Re: Candycane dying
  Hey guys,   One more addition to the info which I left out.  I had a pink tip anemone in the tank which got crushed when a rock fell over it.  I wasn't sure if it was going to die so I watched it for a day.  The next day, it stunk!  I immediately threw it away.  Do you think that the anemone released toxins or waste that killed my Candycane?  I've tested the ammonia and it is less than 01.     The cane started dying a day later...   Nilesh <Definitely could be related... again, please stop spending your money experimenting... and read/study... these organisms cannot be successfully mixed, placed near each other. Bob Fenner>  

Brain coral  <Hello EAM917> We have a 46 gal reef tank which has been working for approx 7 months.  A few months ago we got a green brain coral.  It would change size during the course of the day and evening.  Usually large during the day and much smaller in the evening.<Sounds normal> During the past 3 or 3 days it has not changed size, it is small. The sides appear to have some white coloring which we have not seen before.<Sounds like bleaching> Do you have any idea what is happening and what we should do.<Several factors can cause this.  First, what kind of lighting are you using?  Do you feed your corals?  The hard corals of which the brain is a member of require very intense lighting of the proper spectrum to survive along with good water movement. Answer the questions I have asked and we can try to help you. James (Salty Dog)>Thanks Elizabeth
Re: Brain coral, health
Thanks for getting back to me so quickly. <You're welcome Elizabeth> We have never heard of bleaching, what is it  & can it be corrected?<In a nutshell bleaching occurs when things are not to the corals liking>  We use a coral life Aqualight double strip 34 in 96 w Actinic and 96 w 10000k square bulb.  Water movement in the tank is good.  We are using flake food for the fish and were never told by the store to use anything else. They said they would get their food from this. Do you think this coral can be saved.<What is the height of your tank?  The PC lighting may not be intense enough for the brain coral.  Corals don't require feeding on a daily basis but a weekly feeding is good.  DT's phytoplankton is a good choice. As far as saving the coral, keep your lights on for 12 hours, replace the bulbs if they are over one year old, do 10% water changes weekly. There is no cure in a bottle that will save corals, just good sound maintenance of the aquarium is all you can do for now. James <Salty Dog)> (Thanks Elizabeth
Re: Brain coral, health
My husband said to tell you that the nitrite and ammonia is 0ppm however the nitrate is over 160ppm.  Would that stress it.<yes, corals do require pristine water quality.  This tells me you do not do 10% weekly water changes.  This helps reduce the nitrate level by dilution.>  He has put in a nitrate sponge<the nitrate sponge is fine but nitrates have to be controlled at the source of the problem or the levels will just return>in the filtering system to try to lower it earlier today and did a water change  6 days ago.  The water temp is 78. Thanks Elizabeth<James (Salty Dog)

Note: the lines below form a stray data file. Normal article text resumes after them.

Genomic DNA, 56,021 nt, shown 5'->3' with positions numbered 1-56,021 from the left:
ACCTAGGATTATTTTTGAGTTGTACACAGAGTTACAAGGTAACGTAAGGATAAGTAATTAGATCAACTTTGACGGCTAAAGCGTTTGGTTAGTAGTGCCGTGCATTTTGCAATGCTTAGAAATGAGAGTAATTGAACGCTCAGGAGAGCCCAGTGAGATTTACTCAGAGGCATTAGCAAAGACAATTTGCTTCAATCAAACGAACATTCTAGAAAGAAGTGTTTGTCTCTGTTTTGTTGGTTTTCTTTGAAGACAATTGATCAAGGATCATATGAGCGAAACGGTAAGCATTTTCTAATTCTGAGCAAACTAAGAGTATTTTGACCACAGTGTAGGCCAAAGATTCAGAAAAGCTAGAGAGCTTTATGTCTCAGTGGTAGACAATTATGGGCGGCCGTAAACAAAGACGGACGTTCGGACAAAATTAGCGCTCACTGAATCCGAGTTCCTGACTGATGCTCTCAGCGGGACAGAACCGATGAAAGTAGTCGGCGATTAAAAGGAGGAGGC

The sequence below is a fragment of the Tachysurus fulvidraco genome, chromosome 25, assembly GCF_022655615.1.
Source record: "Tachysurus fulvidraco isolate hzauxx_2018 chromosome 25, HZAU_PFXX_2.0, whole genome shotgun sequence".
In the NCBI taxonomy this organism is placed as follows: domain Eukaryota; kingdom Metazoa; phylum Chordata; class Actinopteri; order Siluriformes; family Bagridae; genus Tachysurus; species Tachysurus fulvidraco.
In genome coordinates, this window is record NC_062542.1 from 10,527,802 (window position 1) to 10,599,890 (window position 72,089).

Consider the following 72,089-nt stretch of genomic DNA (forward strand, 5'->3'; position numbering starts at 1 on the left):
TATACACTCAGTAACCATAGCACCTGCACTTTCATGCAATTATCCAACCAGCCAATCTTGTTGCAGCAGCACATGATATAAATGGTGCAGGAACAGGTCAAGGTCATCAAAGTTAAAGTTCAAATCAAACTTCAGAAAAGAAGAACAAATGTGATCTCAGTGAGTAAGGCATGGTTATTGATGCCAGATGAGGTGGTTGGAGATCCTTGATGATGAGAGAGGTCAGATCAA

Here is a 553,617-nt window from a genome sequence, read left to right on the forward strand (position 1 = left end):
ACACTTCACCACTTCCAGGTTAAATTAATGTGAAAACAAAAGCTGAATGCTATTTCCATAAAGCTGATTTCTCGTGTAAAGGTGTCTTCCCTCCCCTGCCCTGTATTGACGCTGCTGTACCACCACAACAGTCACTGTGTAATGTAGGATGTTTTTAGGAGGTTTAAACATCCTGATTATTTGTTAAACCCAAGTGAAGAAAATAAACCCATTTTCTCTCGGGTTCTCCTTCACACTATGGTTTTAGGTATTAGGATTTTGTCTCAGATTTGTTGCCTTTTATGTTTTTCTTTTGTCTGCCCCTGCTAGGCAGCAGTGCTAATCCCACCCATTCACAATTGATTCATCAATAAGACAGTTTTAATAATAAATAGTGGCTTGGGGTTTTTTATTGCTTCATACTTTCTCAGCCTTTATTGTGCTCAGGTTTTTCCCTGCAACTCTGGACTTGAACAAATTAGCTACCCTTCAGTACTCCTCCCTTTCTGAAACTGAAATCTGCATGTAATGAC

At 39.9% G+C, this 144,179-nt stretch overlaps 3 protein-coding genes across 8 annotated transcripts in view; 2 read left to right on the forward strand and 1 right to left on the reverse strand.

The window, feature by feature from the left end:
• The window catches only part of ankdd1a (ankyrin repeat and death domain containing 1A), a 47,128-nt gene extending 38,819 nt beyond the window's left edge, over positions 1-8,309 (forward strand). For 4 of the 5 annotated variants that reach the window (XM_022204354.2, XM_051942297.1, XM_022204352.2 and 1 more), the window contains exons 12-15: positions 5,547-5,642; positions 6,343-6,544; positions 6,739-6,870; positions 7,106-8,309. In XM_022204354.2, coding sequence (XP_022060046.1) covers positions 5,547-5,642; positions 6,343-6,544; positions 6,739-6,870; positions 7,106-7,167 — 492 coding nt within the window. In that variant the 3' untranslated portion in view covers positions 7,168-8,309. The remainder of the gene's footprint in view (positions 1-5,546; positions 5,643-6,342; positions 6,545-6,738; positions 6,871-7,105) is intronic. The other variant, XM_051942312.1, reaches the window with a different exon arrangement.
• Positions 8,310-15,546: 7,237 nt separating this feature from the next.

Re: Brain coral
We have done 2 water changes and the levels are still high.  Any suggestions to lower it.  I was wondering, parts of the brain are looking better and are enlarging during the day.  You can see them moving or pulsing like water is going through them.  I don't know what actually causes that.  Other parts seem to have split  open and you see an off white color that appears skeletal.  Is there a possibility that parts will continue to live on the brain coral or is it just a matter of time before the entire brain changes to white.  If this happens is it dead ?  Thanks Elizabeth <Elizabeth, if you have a canister filter I would recommend you get some "Chemi-pure" and use this.  It is an excellent product for removing nutrients in the form that protein skimmers will not take out.  You do have a protein skimmer, correct?. James (Salty Dog) Re: Brain coral part 2 Sorry the mail somehow was sent.  I am bad on the computer. We did a water change again last night.  The brain is enlarging during the day but only is some sections.,  We can see is moving or pulsing like water is going through it.  Some parts seem to have split open and you see an off white color that appears skeletal.  Is there a possibility that parts will continue to live on the brain or is it just a matter of time before the entire brain changes to white.  If this happens is it dead.  Thanks Elizabeth <Hello Elizabeth, One thing you have to keep in mind with keeping hard corals, or anything marine for that matter is that weekly water changes (not just till things get better)  is one of the best things you can do for the overall health of the tank.  It not only removes nitrates etc. by dilution, but also replenishes traces elements that have been absorbed by the animals.  You will know when the brain is dead.  You will end up with a white skeleton.  These corals are not one of the easiest to keep.  The elegance or bubble corals are a little easier to maintain.  James (Salty Dog)
Re: Helping injured brain coral 1/12/04